As the world grapples with the recent terrorist attacks in Paris, the policy implications for issues such as the acceptance of refugees and continued military participation in the fight against ISIL have unsurprisingly come to the fore. The attacks have also escalated calls to reconsider plans to reform Canadian privacy and surveillance law, a key election promise from the Trudeau government.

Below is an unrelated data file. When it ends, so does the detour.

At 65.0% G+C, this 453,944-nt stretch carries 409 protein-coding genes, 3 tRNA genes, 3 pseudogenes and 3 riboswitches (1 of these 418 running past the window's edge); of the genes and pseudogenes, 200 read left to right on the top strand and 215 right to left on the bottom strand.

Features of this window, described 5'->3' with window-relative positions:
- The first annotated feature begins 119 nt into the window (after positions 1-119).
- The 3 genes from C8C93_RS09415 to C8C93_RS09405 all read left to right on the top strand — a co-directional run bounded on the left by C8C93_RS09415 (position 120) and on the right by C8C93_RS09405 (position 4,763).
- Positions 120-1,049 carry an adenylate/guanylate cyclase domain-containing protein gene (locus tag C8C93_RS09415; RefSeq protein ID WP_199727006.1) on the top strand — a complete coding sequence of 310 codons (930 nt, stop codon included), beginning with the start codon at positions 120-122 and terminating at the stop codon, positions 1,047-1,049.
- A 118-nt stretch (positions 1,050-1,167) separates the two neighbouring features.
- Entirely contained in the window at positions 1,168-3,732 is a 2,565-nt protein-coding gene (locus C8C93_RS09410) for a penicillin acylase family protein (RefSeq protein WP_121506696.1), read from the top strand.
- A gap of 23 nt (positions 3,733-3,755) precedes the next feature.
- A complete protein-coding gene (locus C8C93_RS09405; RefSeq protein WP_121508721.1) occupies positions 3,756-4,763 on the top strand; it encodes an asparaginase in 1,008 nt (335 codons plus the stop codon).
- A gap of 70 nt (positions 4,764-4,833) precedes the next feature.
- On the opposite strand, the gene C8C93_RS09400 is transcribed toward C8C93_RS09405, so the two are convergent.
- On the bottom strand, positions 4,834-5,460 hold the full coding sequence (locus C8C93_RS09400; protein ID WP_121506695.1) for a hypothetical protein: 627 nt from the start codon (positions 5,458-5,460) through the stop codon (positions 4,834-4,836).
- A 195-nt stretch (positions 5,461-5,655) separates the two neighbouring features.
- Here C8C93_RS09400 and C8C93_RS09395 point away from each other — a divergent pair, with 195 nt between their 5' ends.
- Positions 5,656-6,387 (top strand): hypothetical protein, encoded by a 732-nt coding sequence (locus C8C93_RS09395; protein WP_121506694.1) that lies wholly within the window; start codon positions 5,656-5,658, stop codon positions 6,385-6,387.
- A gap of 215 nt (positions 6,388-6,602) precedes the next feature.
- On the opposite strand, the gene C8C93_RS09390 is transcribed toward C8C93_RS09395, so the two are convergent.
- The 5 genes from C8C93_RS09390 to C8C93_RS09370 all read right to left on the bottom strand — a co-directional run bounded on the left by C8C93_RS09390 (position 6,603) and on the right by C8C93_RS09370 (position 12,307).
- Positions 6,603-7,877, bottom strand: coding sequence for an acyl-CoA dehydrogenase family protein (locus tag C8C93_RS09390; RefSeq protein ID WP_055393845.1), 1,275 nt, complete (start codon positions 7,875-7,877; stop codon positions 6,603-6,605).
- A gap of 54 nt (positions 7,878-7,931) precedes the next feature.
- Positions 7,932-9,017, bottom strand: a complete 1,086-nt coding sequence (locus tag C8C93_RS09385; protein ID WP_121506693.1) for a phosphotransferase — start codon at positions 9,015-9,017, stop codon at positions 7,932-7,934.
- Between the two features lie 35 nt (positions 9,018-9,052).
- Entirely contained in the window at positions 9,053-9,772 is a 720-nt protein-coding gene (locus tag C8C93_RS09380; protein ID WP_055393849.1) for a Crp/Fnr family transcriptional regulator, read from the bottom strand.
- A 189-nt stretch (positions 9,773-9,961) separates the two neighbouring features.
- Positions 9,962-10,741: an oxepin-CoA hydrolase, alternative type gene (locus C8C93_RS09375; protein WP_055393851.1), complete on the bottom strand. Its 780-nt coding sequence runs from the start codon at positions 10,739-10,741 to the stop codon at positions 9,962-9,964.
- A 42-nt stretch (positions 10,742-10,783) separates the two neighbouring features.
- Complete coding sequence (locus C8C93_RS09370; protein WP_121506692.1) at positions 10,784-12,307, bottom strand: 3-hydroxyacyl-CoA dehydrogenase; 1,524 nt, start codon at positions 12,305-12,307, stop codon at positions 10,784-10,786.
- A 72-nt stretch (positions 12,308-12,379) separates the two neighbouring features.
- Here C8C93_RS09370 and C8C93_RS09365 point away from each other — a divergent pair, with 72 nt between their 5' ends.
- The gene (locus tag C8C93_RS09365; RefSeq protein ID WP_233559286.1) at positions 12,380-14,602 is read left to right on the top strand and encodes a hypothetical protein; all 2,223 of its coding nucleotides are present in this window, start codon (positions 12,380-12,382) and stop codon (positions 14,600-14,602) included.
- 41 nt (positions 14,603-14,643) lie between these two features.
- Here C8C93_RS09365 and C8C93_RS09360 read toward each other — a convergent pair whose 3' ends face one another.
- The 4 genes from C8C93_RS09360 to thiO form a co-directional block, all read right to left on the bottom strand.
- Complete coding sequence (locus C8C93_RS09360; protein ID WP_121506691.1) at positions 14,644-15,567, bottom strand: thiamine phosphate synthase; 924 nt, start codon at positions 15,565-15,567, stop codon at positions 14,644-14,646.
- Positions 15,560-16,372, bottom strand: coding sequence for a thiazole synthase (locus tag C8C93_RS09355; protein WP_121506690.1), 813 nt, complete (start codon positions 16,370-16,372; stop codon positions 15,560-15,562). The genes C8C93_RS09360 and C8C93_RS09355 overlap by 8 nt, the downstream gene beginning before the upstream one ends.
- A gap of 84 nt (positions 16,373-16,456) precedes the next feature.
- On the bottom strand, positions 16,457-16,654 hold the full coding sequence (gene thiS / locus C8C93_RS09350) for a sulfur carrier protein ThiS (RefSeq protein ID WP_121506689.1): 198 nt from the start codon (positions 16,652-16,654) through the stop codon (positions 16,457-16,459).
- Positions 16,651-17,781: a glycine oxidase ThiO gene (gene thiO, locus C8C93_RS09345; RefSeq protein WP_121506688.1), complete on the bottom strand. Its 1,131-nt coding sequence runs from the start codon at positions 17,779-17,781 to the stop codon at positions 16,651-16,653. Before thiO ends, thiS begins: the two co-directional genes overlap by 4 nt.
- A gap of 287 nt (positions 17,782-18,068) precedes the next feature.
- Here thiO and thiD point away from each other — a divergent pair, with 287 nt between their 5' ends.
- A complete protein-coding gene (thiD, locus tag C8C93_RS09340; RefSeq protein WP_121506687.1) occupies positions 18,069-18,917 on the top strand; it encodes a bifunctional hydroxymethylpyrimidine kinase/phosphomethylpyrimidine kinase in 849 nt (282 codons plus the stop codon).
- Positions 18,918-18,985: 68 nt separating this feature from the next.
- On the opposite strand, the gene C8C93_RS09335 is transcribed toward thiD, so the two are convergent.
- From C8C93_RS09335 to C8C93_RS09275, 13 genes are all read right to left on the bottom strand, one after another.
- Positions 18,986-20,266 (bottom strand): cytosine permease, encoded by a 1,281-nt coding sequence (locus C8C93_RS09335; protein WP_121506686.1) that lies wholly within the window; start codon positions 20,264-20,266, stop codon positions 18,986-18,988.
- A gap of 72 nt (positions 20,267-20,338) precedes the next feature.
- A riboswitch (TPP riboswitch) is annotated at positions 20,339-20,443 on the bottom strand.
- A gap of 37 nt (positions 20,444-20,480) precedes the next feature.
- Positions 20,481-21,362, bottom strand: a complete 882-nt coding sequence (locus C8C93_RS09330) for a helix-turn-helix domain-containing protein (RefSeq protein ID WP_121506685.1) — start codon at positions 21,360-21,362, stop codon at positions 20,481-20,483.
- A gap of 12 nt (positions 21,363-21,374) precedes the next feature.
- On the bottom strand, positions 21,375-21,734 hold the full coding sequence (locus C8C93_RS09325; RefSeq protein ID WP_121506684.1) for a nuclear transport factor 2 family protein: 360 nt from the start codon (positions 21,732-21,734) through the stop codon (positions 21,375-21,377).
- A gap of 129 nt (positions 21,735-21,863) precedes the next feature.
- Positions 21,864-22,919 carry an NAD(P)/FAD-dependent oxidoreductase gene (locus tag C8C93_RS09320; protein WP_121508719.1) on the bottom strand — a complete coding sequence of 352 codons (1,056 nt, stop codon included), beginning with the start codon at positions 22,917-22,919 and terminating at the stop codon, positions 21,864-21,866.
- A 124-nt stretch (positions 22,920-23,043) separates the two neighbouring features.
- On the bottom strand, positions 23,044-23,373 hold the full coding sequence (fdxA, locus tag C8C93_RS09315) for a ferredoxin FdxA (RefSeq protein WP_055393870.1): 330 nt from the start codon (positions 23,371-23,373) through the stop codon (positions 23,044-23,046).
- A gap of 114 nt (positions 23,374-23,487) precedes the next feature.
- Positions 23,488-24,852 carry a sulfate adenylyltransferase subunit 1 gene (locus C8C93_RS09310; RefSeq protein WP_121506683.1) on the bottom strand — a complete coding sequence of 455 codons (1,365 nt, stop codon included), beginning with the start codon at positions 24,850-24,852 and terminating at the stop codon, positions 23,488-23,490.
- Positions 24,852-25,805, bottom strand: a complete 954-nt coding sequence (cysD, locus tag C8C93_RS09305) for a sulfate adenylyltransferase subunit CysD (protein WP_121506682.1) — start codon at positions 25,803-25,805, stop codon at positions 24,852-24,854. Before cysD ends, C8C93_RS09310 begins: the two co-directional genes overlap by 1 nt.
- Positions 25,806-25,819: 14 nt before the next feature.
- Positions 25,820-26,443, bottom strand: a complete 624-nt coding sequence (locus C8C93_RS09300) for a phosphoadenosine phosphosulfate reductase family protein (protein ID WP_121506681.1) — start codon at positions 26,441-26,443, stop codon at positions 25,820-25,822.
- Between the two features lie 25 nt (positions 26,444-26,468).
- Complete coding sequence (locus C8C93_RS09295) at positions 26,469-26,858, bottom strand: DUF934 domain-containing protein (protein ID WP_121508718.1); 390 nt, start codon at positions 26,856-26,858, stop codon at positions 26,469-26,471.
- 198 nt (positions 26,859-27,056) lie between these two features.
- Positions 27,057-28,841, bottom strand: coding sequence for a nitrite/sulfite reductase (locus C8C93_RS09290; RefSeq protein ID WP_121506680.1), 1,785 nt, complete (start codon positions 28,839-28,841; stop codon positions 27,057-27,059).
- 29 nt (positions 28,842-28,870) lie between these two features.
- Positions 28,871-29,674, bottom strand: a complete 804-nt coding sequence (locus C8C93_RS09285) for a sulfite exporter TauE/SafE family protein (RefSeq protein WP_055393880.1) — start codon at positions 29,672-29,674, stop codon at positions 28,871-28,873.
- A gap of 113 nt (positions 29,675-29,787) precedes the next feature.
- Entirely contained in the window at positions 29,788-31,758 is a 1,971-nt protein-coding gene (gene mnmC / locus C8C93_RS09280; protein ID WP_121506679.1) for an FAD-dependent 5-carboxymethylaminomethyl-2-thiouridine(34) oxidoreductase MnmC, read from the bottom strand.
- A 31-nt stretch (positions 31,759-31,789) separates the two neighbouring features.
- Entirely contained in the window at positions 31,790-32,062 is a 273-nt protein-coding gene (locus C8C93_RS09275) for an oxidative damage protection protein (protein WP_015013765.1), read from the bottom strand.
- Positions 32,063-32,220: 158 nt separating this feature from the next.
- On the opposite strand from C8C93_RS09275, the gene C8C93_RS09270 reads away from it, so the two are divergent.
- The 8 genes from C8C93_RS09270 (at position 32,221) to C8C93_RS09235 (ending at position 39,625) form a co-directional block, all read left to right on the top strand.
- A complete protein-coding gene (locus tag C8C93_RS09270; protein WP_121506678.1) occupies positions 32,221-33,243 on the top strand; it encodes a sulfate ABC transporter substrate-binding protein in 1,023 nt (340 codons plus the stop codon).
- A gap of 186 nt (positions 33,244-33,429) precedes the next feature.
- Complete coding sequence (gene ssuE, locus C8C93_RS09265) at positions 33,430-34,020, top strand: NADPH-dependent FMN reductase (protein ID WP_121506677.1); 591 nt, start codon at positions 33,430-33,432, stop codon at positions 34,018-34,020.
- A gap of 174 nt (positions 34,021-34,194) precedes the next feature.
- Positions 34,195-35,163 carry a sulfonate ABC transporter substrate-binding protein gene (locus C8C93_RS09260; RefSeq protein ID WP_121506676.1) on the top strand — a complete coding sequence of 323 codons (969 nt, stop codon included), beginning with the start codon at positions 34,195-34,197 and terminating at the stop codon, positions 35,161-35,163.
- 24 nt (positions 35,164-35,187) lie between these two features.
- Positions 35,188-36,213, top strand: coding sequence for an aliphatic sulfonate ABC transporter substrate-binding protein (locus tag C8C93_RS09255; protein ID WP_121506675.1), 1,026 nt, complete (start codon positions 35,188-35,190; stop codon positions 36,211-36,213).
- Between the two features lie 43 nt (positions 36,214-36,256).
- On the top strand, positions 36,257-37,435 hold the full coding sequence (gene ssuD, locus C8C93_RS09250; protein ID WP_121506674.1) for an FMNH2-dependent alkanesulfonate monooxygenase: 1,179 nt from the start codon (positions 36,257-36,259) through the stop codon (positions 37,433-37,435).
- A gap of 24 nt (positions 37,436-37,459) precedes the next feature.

My weekly technology law column (Toronto Star version, homepage version) argues that despite the temptation to slow the re-examination of Canadian privacy and surveillance policy, the government should stay the course. The Liberals voted for Bill C-51, the controversial anti-terror law, during the last Parliament, but promised changes to it if elected. Even in the face of a renewed terror threat, those changes remain essential and should not have an adverse impact on operational efforts to combat terror threats that might surface in Canada.